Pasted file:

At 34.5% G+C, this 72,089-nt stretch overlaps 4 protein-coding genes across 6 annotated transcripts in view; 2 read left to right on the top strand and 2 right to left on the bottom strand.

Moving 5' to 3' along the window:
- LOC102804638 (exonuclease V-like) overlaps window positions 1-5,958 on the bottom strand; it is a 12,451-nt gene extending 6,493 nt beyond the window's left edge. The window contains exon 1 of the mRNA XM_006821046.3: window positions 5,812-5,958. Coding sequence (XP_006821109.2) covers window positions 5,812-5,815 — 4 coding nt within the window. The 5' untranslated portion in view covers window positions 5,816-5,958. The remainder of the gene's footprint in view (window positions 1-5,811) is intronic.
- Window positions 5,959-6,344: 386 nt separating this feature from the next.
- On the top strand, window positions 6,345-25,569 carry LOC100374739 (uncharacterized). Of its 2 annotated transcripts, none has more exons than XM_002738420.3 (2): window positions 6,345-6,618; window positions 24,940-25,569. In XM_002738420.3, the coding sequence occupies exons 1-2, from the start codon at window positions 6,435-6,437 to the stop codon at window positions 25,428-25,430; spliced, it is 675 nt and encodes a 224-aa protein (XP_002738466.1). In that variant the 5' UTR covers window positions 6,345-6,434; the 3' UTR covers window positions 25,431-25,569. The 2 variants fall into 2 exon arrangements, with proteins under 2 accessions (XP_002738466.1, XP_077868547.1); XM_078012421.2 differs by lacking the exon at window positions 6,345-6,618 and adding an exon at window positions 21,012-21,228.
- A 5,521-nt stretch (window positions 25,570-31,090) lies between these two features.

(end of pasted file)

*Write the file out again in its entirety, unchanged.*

At 34.5% G+C, this 72,089-nt stretch overlaps 4 protein-coding genes across 6 annotated transcripts in view; 2 read left to right on the top strand and 2 right to left on the bottom strand.

Moving 5' to 3' along the window:
- LOC102804638 (exonuclease V-like) overlaps window positions 1-5,958 on the bottom strand; it is a 12,451-nt gene extending 6,493 nt beyond the window's left edge. The window contains exon 1 of the mRNA XM_006821046.3: window positions 5,812-5,958. Coding sequence (XP_006821109.2) covers window positions 5,812-5,815 — 4 coding nt within the window. The 5' untranslated portion in view covers window positions 5,816-5,958. The remainder of the gene's footprint in view (window positions 1-5,811) is intronic.
- Window positions 5,959-6,344: 386 nt separating this feature from the next.
- On the top strand, window positions 6,345-25,569 carry LOC100374739 (uncharacterized). Of its 2 annotated transcripts, none has more exons than XM_002738420.3 (2): window positions 6,345-6,618; window positions 24,940-25,569. In XM_002738420.3, the coding sequence occupies exons 1-2, from the start codon at window positions 6,435-6,437 to the stop codon at window positions 25,428-25,430; spliced, it is 675 nt and encodes a 224-aa protein (XP_002738466.1). In that variant the 5' UTR covers window positions 6,345-6,434; the 3' UTR covers window positions 25,431-25,569. The 2 variants fall into 2 exon arrangements, with proteins under 2 accessions (XP_002738466.1, XP_077868547.1); XM_078012421.2 differs by lacking the exon at window positions 6,345-6,618 and adding an exon at window positions 21,012-21,228.
- A 5,521-nt stretch (window positions 25,570-31,090) lies between these two features.